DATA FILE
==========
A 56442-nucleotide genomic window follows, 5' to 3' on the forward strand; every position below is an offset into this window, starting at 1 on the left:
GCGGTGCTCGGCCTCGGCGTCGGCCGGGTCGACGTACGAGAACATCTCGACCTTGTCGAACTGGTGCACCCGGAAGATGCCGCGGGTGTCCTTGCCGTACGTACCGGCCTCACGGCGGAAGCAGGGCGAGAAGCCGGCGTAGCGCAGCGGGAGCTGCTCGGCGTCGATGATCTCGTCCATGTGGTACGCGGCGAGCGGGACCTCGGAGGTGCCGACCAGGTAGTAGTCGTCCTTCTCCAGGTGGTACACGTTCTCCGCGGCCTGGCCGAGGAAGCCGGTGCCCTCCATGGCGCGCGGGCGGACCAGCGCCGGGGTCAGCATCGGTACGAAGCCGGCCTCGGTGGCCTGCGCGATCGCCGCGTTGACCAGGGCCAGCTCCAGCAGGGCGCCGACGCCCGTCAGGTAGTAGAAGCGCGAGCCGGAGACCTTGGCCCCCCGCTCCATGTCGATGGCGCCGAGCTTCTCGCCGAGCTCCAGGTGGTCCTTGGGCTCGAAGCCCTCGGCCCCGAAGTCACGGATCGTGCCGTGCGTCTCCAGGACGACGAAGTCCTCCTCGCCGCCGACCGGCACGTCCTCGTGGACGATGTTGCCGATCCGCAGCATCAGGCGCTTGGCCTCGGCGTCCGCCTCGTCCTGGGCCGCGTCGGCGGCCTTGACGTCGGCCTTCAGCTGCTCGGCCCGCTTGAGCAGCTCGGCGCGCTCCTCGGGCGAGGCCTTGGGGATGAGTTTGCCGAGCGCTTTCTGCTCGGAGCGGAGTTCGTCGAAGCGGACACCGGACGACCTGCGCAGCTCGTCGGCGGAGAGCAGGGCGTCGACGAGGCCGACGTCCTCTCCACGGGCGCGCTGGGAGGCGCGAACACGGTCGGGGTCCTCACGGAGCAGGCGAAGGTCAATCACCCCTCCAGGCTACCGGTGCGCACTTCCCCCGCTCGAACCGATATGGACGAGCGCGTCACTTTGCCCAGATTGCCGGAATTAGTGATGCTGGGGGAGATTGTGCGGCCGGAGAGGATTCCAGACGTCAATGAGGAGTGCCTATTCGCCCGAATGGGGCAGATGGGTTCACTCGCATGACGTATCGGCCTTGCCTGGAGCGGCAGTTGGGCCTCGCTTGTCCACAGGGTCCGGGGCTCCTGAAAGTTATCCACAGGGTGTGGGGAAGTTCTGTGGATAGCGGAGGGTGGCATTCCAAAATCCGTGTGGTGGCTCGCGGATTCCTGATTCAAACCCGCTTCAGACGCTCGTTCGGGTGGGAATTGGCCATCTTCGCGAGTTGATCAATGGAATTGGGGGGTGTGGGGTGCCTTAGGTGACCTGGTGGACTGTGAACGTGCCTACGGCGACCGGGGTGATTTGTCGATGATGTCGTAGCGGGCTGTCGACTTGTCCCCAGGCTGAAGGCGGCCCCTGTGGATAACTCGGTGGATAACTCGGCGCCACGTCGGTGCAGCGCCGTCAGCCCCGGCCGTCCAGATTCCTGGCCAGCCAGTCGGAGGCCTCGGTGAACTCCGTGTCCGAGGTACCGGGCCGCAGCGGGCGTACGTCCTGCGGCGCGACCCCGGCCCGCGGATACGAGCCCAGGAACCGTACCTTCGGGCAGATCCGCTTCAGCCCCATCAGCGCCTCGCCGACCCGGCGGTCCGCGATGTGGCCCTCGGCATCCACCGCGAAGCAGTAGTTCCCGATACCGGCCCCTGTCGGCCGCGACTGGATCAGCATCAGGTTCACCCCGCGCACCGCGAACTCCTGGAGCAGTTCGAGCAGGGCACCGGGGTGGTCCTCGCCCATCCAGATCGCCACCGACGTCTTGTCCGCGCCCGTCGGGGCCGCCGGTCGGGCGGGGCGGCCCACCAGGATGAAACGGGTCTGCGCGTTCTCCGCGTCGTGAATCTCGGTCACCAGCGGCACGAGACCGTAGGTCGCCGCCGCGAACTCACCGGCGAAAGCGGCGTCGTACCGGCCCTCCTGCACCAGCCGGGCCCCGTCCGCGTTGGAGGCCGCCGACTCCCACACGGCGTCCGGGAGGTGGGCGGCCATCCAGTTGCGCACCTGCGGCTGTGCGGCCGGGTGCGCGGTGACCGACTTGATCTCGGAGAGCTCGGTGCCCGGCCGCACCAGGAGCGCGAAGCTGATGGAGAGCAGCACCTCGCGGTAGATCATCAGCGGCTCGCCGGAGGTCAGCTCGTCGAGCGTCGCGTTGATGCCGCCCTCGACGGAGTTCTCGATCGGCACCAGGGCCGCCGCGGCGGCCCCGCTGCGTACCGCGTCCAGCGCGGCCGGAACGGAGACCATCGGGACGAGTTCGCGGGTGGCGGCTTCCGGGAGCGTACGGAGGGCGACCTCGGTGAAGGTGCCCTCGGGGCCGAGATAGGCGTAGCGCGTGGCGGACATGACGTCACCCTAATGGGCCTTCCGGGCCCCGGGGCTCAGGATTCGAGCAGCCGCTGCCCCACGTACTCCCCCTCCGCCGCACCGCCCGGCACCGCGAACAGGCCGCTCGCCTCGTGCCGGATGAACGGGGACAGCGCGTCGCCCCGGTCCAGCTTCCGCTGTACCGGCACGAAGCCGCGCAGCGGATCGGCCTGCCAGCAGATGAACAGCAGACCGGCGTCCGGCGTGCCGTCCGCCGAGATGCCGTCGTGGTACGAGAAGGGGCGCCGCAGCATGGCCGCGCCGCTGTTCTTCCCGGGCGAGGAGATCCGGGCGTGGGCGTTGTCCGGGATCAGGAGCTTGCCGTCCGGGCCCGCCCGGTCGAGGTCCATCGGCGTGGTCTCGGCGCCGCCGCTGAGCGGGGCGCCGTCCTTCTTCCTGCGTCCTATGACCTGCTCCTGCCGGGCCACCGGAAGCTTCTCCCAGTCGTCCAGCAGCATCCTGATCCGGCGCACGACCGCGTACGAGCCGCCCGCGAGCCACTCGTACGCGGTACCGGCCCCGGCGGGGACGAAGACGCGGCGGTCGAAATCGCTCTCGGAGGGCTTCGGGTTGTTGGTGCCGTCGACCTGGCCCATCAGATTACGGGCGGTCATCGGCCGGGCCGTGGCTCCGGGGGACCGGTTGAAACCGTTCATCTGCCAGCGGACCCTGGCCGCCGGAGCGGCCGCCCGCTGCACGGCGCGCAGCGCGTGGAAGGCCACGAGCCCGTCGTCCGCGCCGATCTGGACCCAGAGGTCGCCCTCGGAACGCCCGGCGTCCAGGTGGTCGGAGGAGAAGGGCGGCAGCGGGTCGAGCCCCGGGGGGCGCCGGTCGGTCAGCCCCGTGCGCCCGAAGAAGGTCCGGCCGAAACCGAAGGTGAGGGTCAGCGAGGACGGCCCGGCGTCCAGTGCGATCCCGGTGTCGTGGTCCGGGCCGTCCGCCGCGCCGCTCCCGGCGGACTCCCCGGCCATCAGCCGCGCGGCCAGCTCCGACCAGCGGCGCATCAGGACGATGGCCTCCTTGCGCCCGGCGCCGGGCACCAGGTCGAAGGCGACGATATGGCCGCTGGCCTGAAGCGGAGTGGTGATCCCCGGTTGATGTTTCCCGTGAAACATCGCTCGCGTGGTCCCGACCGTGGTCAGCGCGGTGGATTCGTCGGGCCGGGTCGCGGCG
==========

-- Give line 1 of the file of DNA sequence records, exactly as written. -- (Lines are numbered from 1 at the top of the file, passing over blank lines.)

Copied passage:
A 56442-nucleotide genomic window follows, 5' to 3' on the forward strand; every position below is an offset into this window, starting at 1 on the left: